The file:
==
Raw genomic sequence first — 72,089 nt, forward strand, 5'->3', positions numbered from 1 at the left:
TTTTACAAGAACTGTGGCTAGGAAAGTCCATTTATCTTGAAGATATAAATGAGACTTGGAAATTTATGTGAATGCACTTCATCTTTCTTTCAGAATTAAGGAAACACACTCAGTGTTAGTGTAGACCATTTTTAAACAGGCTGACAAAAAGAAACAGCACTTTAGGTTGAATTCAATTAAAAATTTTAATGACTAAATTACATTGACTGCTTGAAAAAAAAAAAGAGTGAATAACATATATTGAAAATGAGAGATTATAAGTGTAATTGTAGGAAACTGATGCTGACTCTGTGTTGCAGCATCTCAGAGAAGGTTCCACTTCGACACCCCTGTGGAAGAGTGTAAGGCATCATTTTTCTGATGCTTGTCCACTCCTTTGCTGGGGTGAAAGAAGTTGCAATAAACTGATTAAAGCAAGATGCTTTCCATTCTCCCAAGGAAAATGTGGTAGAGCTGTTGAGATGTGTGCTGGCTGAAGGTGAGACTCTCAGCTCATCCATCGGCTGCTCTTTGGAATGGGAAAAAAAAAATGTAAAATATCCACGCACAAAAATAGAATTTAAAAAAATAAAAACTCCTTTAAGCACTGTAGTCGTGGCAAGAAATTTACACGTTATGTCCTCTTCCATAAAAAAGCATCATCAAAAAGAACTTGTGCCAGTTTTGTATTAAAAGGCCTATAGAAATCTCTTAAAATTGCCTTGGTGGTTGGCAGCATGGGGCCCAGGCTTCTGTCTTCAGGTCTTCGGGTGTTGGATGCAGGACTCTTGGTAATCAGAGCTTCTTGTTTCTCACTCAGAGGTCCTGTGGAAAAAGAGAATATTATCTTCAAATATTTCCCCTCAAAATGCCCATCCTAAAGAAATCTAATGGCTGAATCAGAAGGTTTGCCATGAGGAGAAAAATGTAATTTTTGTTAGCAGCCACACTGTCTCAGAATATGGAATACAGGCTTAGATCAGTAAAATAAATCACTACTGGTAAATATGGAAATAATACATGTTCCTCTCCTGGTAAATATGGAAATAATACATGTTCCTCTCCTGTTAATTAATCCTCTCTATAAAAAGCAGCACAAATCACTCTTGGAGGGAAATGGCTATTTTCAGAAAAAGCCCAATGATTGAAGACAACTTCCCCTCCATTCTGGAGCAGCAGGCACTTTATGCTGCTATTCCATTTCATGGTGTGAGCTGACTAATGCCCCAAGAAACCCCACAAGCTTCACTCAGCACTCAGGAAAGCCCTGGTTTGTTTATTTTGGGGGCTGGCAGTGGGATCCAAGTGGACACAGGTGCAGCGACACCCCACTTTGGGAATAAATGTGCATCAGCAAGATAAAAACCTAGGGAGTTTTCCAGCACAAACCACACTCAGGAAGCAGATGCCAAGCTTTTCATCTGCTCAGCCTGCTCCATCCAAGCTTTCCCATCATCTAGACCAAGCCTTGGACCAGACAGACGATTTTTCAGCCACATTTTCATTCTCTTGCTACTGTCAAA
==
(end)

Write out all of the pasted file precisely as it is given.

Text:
Raw genomic sequence first — 72,089 nt, forward strand, 5'->3', positions numbered from 1 at the left:
TTTTACAAGAACTGTGGCTAGGAAAGTCCATTTATCTTGAAGATATAAATGAGACTTGGAAATTTATGTGAATGCACTTCATCTTTCTTTCAGAATTAAGGAAACACACTCAGTGTTAGTGTAGACCATTTTTAAACAGGCTGACAAAAAGAAACAGCACTTTAGGTTGAATTCAATTAAAAATTTTAATGACTAAATTACATTGACTGCTTGAAAAAAAAAAAGAGTGAATAACATATATTGAAAATGAGAGATTATAAGTGTAATTGTAGGAAACTGATGCTGACTCTGTGTTGCAGCATCTCAGAGAAGGTTCCACTTCGACACCCCTGTGGAAGAGTGTAAGGCATCATTTTTCTGATGCTTGTCCACTCCTTTGCTGGGGTGAAAGAAGTTGCAATAAACTGATTAAAGCAAGATGCTTTCCATTCTCCCAAGGAAAATGTGGTAGAGCTGTTGAGATGTGTGCTGGCTGAAGGTGAGACTCTCAGCTCATCCATCGGCTGCTCTTTGGAATGGGAAAAAAAAAATGTAAAATATCCACGCACAAAAATAGAATTTAAAAAAATAAAAACTCCTTTAAGCACTGTAGTCGTGGCAAGAAATTTACACGTTATGTCCTCTTCCATAAAAAAGCATCATCAAAAAGAACTTGTGCCAGTTTTGTATTAAAAGGCCTATAGAAATCTCTTAAAATTGCCTTGGTGGTTGGCAGCATGGGGCCCAGGCTTCTGTCTTCAGGTCTTCGGGTGTTGGATGCAGGACTCTTGGTAATCAGAGCTTCTTGTTTCTCACTCAGAGGTCCTGTGGAAAAAGAGAATATTATCTTCAAATATTTCCCCTCAAAATGCCCATCCTAAAGAAATCTAATGGCTGAATCAGAAGGTTTGCCATGAGGAGAAAAATGTAATTTTTGTTAGCAGCCACACTGTCTCAGAATATGGAATACAGGCTTAGATCAGTAAAATAAATCACTACTGGTAAATATGGAAATAATACATGTTCCTCTCCTGGTAAATATGGAAATAATACATGTTCCTCTCCTGTTAATTAATCCTCTCTATAAAAAGCAGCACAAATCACTCTTGGAGGGAAATGGCTATTTTCAGAAAAAGCCCAATGATTGAAGACAACTTCCCCTCCATTCTGGAGCAGCAGGCACTTTATGCTGCTATTCCATTTCATGGTGTGAGCTGACTAATGCCCCAAGAAACCCCACAAGCTTCACTCAGCACTCAGGAAAGCCCTGGTTTGTTTATTTTGGGGGCTGGCAGTGGGATCCAAGTGGACACAGGTGCAGCGACACCCCACTTTGGGAATAAATGTGCATCAGCAAGATAAAAACCTAGGGAGTTTTCCAGCACAAACCACACTCAGGAAGCAGATGCCAAGCTTTTCATCTGCTCAGCCTGCTCCATCCAAGCTTTCCCATCATCTAGACCAAGCCTTGGACCAGACAGACGATTTTTCAGCCACATTTTCATTCTCTTGCTACTGTCAAA